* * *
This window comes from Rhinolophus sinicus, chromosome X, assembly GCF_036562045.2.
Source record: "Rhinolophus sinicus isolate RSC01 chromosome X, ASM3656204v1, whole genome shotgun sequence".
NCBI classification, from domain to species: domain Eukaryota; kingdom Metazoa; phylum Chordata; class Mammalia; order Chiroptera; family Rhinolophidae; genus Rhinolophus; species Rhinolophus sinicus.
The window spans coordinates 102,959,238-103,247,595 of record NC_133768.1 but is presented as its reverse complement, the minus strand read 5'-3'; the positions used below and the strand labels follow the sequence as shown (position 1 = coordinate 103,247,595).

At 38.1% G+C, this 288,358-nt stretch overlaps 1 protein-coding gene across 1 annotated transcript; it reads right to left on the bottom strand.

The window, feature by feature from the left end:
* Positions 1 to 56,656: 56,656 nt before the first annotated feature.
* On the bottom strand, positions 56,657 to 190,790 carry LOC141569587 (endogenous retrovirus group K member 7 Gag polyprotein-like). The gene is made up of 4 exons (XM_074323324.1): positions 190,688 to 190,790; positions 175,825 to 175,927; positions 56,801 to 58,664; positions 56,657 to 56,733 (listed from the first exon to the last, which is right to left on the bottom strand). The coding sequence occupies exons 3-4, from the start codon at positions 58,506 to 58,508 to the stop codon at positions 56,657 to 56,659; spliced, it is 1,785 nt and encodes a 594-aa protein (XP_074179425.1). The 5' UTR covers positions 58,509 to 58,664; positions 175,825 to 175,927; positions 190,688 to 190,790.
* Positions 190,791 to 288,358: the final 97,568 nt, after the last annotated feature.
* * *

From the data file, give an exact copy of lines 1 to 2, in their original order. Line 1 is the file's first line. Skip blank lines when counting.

This window comes from Rhinolophus sinicus, chromosome X, assembly GCF_036562045.2.
Source record: "Rhinolophus sinicus isolate RSC01 chromosome X, ASM3656204v1, whole genome shotgun sequence".